Work

Why Some Doctor’s Offices Double as Legal Clinics

Pregnant women have rights, but enforcing them takes resources.

Woman discussing pregnancy with her doctor.
Photo illustration by Slate. Photos by Thinkstock.

Paula was six months pregnant and working full time as a shift supervisor at a restaurant. She wanted the option to sit on a stool when business was slow, and she wanted a bigger uniform shirt that fit her growing stomach.

So she brought a doctor’s note, asking for “reasonable accommodations” for her pregnancy.

But that wasn’t what she got.

“They thought it was a big joke,” she said. Her boss read the note, then called over the kitchen manager for a laugh. “I started crying. It was my health, the health of my baby, and I was pregnant. It wasn’t a joke to me,” she said.

As more states like California provide pregnancy-discrimination protections and accommodations, employers are still catching up to the new regulations and learning how to implement such changes. For many pregnant women, navigating these rights can be difficult, with few readily available legal resources. And groups like California’s Legal Aid at Work, who do provide free legal assistance across the state to low-income workers whose rights aren’t being recognized, struggle to reach women, especially those most in need of legal support.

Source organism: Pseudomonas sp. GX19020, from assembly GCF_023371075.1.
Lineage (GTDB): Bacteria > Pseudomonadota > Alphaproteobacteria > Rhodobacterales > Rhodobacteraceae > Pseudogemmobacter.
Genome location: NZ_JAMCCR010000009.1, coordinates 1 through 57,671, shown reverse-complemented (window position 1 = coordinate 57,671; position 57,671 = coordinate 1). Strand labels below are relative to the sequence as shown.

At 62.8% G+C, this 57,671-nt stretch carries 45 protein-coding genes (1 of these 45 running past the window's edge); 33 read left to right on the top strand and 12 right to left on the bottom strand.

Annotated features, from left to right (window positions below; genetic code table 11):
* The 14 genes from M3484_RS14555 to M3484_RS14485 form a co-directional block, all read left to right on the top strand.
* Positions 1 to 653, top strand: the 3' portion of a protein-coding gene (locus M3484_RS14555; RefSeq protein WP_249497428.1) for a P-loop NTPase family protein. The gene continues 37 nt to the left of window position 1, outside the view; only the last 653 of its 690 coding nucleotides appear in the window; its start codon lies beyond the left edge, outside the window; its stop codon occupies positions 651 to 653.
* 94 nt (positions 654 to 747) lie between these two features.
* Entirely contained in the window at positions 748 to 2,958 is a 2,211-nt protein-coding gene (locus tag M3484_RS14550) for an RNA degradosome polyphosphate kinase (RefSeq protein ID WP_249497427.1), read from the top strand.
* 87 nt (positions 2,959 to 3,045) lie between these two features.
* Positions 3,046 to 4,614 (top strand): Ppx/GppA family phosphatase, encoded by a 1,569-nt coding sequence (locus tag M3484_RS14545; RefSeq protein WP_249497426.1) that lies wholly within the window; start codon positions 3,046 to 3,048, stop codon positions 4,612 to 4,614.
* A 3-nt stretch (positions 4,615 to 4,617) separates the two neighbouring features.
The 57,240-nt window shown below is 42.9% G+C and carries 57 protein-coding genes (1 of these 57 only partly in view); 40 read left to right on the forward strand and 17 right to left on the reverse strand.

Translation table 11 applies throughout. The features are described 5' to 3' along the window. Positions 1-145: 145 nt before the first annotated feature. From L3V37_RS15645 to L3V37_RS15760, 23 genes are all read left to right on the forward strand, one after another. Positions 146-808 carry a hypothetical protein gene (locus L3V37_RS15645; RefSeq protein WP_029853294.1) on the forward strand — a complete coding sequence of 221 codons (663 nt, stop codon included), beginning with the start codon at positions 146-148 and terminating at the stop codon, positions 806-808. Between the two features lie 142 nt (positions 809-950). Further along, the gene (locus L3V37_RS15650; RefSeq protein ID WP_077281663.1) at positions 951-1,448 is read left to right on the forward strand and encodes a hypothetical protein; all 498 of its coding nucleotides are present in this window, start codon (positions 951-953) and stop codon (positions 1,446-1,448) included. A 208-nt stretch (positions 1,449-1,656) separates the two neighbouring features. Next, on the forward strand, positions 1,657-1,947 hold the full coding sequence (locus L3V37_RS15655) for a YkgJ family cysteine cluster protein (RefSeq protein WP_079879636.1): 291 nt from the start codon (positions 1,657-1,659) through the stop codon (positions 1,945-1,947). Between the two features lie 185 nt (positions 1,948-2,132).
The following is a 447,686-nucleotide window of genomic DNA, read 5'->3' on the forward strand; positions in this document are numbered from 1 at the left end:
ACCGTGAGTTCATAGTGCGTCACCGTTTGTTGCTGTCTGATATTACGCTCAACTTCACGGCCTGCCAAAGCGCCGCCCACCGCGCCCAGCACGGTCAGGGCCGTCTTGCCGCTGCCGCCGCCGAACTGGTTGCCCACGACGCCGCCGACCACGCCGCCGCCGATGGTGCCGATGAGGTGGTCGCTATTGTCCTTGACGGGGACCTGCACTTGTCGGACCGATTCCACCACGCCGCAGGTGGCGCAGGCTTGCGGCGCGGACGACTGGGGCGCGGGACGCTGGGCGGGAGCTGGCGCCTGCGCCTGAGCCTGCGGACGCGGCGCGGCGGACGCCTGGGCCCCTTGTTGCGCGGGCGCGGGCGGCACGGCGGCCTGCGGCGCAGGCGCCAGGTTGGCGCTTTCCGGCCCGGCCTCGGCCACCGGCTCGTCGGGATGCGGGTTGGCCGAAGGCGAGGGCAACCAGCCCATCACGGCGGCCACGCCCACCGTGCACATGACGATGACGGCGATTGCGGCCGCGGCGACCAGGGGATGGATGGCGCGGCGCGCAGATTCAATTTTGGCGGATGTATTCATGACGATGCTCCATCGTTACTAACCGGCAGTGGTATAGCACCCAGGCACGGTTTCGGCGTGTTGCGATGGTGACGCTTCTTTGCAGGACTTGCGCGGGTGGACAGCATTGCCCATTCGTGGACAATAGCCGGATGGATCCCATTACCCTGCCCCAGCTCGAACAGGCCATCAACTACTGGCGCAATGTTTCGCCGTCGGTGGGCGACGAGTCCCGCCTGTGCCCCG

That’s where doctors stepped in.

After the humiliating doctor’s-note experience, Paula was at one of her prenatal appointments at the Zuckerberg San Francisco General Hospital’s (ZSFG) Women’s Health Clinic, when she saw a poster advertising Legal Aid at Work. Instead of going to a lawyer’s office, Paula met with one of the Legal Aid staff attorneys in the Women’s Health Clinic conference room. The same place where she received sonograms and prenatal vitamins was also dispensing legal advice.

Legal Aid at Work took on Paula’s case; director Sharon Terman sent a letter to Paula’s employer citing violations of California’s Pregnancy Disability Leave Act. (Paula asked that Slate use only her middle name because of the ongoing legal settlement). A legal exchange ensued, and a settlement is pending, with monetary compensation for Paula and mandatory training on pregnancy discrimination for the restaurant’s management.